This was the biggest positive from Dortmund, as it was in mid-week against Besiktas. The young Englishman was deadly on the break, alongside the class control of Marco Reus. The two often linked up at speed before looking for a shooting opportunity in the box, and the majority of BVB’s best chances came on the break in this manner. Erling Haaland’s movement was also impeccable, as expected, and he became terribly difficult to stop as the match wore on. The Norwegian constantly looked to position himself in between centre-backs, and his overall fear-factor only opened up more space for Reus and Bellingham to run into.
Union Berlin on the other hand defended in a 4-4-2 shape, looking to counter attack at speed instantly upon winning the ball through verticality and aggression. Dortmund’s control over the match was utterly dominant from start to finish – with nearly 63% of the ball. But that didn’t stop Union from scoring from a set-piece, something Dortmund desperately need to sort out as soon as possible. Their quick counter attacking approach also resulted in a few too many offsides, as Mats Hummels’ return to the Black & Yellows provided a greater sense of organization and solidity. Union might have scored two goals, but they were far and away second best on the day.
bayern munich 7-0 vfl bochumEmbed from Getty Images
The shock of the weekend came at Allianz Arena on Saturday, as Bayern Munich hit VFL Bochum for seven. The Bavarian giants were utterly dominant throughout the match, dictating the tempo through their stellar possession and class from back to front. Nagelsmann’s team played out from the back in a 2-3 shape, with the centre-backs, defensive midfielders and Thomas Muller helping to bypass Bochum’s first blocking line. Alphonso Davies and Josip Stanisic were higher by comparison, and the team did not rush in playing wide to utilize Davies’ speed down the wing. In attack, Sane, Muller and Gnabry operated in close proximity. They made varying runs and movements up the field at varying speeds, constantly injecting variety into their attacking play. Muller had the most wide-ranging set of movements, often drifting into wide channels to receive in space, on top of his important role in the build-up. As Bochum sat deeper and deeper to stop central penetration into Lewandowski, Kimmich also took turns with Goretzka in joining the attack and looking for space between the lines. Normally however it was Goretzka joining the attack, in a sort of 2-1-4-3 shape.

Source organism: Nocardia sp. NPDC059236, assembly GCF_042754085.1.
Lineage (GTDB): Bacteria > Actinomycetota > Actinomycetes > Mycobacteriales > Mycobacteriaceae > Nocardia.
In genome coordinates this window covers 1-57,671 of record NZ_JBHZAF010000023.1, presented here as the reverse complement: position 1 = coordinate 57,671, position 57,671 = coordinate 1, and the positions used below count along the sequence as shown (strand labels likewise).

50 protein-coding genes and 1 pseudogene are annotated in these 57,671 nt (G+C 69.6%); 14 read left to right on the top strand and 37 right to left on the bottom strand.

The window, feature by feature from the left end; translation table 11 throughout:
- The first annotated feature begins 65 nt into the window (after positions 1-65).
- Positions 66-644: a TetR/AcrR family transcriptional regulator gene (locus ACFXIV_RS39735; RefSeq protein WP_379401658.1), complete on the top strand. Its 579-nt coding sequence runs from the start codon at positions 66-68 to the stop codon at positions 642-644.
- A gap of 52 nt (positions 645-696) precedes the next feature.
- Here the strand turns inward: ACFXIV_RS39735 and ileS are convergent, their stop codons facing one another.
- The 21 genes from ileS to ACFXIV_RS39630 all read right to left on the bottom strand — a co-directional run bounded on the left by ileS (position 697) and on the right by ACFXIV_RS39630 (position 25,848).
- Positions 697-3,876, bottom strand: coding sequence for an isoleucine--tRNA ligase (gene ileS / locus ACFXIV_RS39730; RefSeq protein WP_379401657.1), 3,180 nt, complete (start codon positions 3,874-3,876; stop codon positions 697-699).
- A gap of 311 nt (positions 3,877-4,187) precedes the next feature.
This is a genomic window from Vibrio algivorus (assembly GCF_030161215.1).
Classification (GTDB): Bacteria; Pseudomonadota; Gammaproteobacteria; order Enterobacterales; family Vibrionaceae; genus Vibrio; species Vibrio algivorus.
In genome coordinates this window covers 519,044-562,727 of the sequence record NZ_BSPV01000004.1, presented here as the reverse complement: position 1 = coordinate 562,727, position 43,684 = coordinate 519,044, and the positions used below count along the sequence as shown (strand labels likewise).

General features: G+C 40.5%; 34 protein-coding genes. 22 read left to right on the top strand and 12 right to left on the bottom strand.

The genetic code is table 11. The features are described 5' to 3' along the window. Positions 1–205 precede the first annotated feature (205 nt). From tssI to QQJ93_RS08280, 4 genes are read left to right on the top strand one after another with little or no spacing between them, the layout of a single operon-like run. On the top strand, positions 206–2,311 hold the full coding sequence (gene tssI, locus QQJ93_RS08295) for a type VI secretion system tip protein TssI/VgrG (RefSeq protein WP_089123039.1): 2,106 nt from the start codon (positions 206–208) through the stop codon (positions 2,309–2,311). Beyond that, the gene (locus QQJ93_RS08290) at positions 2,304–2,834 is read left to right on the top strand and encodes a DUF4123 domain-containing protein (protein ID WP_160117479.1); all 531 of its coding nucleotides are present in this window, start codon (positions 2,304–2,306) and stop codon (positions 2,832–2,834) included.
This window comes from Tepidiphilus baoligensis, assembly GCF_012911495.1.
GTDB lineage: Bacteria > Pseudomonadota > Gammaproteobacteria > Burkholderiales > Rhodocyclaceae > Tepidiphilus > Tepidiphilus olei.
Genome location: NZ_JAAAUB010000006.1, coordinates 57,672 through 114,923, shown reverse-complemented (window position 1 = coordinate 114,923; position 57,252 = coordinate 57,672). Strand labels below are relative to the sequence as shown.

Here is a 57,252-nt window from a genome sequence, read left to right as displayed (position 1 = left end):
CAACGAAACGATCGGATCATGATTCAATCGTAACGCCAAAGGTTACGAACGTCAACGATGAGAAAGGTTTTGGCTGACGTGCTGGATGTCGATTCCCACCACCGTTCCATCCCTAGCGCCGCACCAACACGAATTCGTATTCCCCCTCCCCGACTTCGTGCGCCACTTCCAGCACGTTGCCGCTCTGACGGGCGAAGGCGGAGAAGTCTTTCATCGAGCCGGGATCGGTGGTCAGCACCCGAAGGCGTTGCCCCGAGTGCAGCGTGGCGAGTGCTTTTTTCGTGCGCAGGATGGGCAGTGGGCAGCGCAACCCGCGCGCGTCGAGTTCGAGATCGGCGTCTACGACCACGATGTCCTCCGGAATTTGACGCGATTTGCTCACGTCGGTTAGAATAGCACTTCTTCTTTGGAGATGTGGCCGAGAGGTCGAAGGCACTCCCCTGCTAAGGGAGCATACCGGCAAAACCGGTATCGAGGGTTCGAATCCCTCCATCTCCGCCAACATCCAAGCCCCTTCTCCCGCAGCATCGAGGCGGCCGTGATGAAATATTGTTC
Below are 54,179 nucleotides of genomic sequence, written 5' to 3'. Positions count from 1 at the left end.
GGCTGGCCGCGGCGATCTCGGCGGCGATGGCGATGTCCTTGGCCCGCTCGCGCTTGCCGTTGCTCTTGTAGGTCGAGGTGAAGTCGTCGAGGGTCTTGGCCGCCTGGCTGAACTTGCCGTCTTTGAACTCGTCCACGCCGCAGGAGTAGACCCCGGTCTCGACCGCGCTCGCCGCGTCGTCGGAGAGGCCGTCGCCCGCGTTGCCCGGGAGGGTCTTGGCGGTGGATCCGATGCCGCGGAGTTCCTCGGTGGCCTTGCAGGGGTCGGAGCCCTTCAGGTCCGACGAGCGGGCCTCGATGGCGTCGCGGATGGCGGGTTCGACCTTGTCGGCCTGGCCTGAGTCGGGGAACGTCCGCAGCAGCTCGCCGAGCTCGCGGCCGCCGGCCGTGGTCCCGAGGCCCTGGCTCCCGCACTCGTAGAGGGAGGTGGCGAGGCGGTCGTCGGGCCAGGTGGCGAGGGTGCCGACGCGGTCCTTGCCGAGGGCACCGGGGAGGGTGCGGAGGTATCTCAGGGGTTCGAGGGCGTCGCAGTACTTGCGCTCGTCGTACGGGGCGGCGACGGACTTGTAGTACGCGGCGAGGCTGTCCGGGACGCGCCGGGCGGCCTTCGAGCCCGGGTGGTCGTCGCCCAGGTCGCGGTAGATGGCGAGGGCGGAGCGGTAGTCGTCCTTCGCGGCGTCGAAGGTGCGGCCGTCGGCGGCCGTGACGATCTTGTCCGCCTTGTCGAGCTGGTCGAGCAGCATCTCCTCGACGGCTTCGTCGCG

VFL Bochum were an absolute mess defensively, but they also didn’t make the most of their moments in attack. They were sloppy in possession, too quick to play risky passes and often gave the ball right back to Bayern. Utilizing as much width as possible in attack also did not help them to counter attack at speed, and their long diagonal passes up the field were dealt with well by Bayern’s defensive line. Bochum even completed more long passes than Bayern on the day, but never made any of them count. In the end it was men against boys, and Nagelsmann walked away with a victory that takes his team to the top of the table for the first time this season.
more to follow
So there it is! A tactical review of Matchday 4 in the Bundesliga! Be sure to follow the social media links below, and subscribe to never miss an update. Also be sure to check out all of our tactical reviews for each and every matchday. Thanks for reading and see you soon!
- Bundesliga 2021-22 Matchday 1 – Tactical Review
- Bundesliga 2021-22 Matchday 2 – Tactical Review
- Bundesliga 2021-22 Matchday 3 – Tactical Review
- Bundesliga 2021-22 Matchday 4 – Tactical Review